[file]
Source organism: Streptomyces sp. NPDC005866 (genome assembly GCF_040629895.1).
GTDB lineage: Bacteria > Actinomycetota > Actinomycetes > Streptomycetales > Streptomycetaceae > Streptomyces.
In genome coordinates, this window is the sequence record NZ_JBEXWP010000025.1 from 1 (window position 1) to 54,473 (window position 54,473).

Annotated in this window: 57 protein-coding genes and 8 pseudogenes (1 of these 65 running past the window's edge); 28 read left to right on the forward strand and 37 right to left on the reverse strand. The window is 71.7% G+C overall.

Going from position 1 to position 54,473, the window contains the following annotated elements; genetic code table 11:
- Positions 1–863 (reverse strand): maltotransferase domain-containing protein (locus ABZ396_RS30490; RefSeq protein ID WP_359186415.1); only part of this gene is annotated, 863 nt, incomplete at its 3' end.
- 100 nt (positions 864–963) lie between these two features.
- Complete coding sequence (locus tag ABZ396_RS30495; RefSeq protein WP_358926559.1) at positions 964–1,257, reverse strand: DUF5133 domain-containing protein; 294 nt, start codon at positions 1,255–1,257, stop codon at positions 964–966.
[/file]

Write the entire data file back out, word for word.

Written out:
Source organism: Streptomyces sp. NPDC005866 (genome assembly GCF_040629895.1).
GTDB lineage: Bacteria > Actinomycetota > Actinomycetes > Streptomycetales > Streptomycetaceae > Streptomyces.
In genome coordinates, this window is the sequence record NZ_JBEXWP010000025.1 from 1 (window position 1) to 54,473 (window position 54,473).

Annotated in this window: 57 protein-coding genes and 8 pseudogenes (1 of these 65 running past the window's edge); 28 read left to right on the forward strand and 37 right to left on the reverse strand. The window is 71.7% G+C overall.

Going from position 1 to position 54,473, the window contains the following annotated elements; genetic code table 11:
- Positions 1–863 (reverse strand): maltotransferase domain-containing protein (locus ABZ396_RS30490; RefSeq protein ID WP_359186415.1); only part of this gene is annotated, 863 nt, incomplete at its 3' end.
- 100 nt (positions 864–963) lie between these two features.
- Complete coding sequence (locus tag ABZ396_RS30495; RefSeq protein WP_358926559.1) at positions 964–1,257, reverse strand: DUF5133 domain-containing protein; 294 nt, start codon at positions 1,255–1,257, stop codon at positions 964–966.